It's the one task that most managers will tell you they dread, but while time consuming, it's one of the single most important processes of a business with any kind of inventory involved; Stocktake.

In theory, stocktake is simple. Physically count all of the individual items you have left in stock and compare the numbers to your records, find out the variance and paint a clearer picture of stock that has been stolen, misplaced or spoiled - or even simply isn't selling well. But when your stock levels are in the thousands and or you have multiple stores you're sending stock to and from, this can be a lot easier said than done.

That's why we've put together a few quick tips on how to make this notoriously painful process as seamless and accurate as possible, so you can get back to running your business faster with a clearer idea of the inventory you have in store.

Before the Big Day

Before you dive into the storeroom and make a start, there are a few things to consider and plan in advance to ensure everything runs smoothly for you and your staff.

  • Choose your timing wisely.

Stocktaking can be an incredibly time consuming job and because you're going to need human resourcing to get the job done, a little fore-planning is key. Ideally you'll want to run your stocktake outside of retail hours so you staff can be focused on the job at hand and you don't miss out on any sales. If this isn't possible, you may need to plan your stocktake during a particularly slow sales cycle, or alternatively shut-up shop altogether.

  • Pick the right people for the job

While the task itself seems quite simple, there's a lot of room for human error. As people become tired or overworked, they're more likely to miss things here and there - and the whole point of stocktaking is accuracy.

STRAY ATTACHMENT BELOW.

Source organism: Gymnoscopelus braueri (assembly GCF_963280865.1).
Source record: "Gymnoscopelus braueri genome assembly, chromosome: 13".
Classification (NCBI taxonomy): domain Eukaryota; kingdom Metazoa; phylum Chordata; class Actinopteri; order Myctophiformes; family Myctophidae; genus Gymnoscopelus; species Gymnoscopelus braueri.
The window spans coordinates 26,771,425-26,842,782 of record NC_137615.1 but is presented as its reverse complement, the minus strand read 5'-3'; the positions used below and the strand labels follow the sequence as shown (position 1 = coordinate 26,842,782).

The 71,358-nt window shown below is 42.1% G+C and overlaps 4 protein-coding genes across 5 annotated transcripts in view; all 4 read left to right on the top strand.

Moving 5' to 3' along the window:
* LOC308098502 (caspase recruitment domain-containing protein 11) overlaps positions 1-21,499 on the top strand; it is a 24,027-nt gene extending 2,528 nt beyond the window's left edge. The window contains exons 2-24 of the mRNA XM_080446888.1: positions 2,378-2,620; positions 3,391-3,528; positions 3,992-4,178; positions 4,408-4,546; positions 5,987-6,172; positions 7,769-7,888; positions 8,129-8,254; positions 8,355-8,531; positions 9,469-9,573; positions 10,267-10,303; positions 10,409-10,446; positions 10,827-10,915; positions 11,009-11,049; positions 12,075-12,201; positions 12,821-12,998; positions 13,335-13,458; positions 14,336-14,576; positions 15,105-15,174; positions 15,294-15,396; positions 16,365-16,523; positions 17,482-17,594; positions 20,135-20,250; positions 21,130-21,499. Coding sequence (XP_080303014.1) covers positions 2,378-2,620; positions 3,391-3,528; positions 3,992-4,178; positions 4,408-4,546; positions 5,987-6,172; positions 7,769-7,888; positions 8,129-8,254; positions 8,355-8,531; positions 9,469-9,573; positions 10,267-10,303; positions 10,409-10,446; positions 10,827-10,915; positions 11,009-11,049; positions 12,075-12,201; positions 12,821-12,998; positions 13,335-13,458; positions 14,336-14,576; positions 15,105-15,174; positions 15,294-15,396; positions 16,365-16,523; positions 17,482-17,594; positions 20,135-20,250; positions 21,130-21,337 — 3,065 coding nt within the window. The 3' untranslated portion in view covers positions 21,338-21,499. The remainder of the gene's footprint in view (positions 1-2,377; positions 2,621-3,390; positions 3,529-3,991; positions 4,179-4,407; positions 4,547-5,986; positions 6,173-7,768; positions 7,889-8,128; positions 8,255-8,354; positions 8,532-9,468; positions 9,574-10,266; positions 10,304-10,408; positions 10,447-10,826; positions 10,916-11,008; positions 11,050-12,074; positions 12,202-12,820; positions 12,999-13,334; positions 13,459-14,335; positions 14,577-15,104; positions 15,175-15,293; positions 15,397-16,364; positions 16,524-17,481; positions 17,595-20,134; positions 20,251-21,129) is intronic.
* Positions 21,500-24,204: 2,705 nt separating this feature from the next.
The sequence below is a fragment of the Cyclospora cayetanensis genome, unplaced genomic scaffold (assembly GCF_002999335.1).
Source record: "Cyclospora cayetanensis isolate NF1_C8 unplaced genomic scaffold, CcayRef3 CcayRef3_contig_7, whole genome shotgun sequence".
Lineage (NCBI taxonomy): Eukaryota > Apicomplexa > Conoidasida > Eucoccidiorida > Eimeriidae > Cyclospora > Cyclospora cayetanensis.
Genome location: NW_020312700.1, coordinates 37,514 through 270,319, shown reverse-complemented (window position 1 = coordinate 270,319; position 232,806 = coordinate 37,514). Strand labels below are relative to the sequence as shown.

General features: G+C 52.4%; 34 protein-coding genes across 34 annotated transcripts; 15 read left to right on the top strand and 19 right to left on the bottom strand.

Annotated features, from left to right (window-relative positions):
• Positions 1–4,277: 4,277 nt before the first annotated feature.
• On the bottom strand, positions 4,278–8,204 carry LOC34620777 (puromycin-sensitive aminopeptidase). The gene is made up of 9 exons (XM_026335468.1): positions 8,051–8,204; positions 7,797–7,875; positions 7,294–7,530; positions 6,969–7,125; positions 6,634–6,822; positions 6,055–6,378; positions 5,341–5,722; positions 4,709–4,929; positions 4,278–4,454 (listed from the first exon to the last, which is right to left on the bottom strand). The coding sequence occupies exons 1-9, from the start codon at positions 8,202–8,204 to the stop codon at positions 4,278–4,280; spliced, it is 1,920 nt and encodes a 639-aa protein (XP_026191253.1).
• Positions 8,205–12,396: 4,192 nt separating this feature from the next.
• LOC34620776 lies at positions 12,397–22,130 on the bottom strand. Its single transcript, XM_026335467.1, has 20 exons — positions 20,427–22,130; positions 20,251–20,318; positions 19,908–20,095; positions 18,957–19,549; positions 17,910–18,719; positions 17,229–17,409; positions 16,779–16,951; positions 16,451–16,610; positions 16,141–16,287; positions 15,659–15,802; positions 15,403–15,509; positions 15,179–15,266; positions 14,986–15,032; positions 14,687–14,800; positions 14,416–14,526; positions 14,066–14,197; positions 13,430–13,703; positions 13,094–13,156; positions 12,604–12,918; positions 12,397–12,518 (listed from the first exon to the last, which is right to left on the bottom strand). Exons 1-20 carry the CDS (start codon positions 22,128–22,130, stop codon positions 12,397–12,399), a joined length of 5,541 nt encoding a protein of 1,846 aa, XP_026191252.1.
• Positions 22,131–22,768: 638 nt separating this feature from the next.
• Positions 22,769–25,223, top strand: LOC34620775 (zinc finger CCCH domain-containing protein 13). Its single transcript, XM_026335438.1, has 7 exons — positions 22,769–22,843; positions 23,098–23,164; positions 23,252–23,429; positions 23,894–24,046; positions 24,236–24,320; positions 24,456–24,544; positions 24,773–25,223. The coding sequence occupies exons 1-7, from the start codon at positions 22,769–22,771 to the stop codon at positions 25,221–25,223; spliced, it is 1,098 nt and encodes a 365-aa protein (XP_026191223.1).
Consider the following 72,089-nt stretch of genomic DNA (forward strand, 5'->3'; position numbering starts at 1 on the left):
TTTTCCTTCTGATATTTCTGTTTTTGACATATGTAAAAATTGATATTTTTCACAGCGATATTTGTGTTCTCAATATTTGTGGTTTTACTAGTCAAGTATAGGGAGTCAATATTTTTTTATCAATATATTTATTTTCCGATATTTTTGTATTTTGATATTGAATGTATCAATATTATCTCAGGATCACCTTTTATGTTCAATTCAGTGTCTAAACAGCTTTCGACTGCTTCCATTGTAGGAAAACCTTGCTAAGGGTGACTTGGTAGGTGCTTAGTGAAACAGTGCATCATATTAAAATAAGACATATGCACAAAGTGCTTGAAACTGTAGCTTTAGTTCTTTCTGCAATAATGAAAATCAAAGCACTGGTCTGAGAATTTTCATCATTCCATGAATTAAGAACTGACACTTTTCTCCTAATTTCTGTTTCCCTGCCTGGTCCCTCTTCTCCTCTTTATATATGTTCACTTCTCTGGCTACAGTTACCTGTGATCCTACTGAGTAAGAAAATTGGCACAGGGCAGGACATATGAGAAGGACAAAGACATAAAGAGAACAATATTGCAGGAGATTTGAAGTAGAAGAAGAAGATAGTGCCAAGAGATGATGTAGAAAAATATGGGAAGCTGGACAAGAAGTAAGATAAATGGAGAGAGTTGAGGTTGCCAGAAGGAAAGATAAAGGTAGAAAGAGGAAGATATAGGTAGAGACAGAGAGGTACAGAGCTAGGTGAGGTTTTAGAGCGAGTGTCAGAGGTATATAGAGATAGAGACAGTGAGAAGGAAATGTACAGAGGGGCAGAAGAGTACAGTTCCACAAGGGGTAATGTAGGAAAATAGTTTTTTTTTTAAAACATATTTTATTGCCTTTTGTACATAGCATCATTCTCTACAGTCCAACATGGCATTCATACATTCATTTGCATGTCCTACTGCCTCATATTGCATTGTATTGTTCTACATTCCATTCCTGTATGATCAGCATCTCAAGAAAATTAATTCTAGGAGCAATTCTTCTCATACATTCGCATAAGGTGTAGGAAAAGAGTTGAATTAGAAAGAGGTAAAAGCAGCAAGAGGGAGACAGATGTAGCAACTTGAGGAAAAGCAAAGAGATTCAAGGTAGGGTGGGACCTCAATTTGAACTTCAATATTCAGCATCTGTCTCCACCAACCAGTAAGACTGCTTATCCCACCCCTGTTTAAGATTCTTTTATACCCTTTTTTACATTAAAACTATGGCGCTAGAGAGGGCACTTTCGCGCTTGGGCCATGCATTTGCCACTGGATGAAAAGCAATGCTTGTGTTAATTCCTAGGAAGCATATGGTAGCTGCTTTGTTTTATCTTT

When selecting your team for stocktake, we recommend selecting in pairs. Ideally you'll have one person who is familiar with your stock room and business processes who can use your system well and one person who's newer and can act as a fresh pair of eyes, in each pair. This way, you'll be double checking everything you're doing as you go and reducing the likelihood that things will get missed.

  • Get the tools you need prepared

Finally, when it comes to stocktake preparation, it's important to have all the tools for the job ready to go.

If you're doing the process manually and on paper, we'd recommend clipboards, stock sheets, write-off sheets, pens and calculators for each pair of stocktakers.

Of course there are some really innovative ways to stocktake that require a lot less manual effort. For example, you can use stocktaking spreadsheets that are created with specific formulas to do the math for you as you go. We've created a stocktake template for this which you can download below so you can digitise your own stocktaking process.

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If you're willing to invest in streamlining your stocktakes or are a larger business with a significant amount of stock, there are some great technological solutions available that cut down the time stocktaking takes significantly. For example, RFID technology (Radio Frequency Identification) allows you to place chips in the packaging of your stock, which you can then track in real time.

During the Stocktake

  • Never trust a label

Albeit tempting, when conducting a stocktake never trust a label or guesstimate what the contents of any box are. Just because the packaging says '20 pens' doesn't meant there are in fact '20 pens inside'. There might be 19, or even worse, someone may have swapped the pens out for pencils. Open every single box, count it and record it - then proceed to the next box.

  • Map it out and mark it

Stocktaking should be a methodical and planned out procedure. While you might want to get the show on the road quickly, we don't recommend sending your staff into the storeroom counting without a plan in place. Map out the shelving, assign your pairs of counters to each individual shelf and ask them to mark each individual box as they go to avoid double counting. Once a shelf has been counted, communicate this to the wider stocktaking team. Trust us - a little planning will reduce confusion later.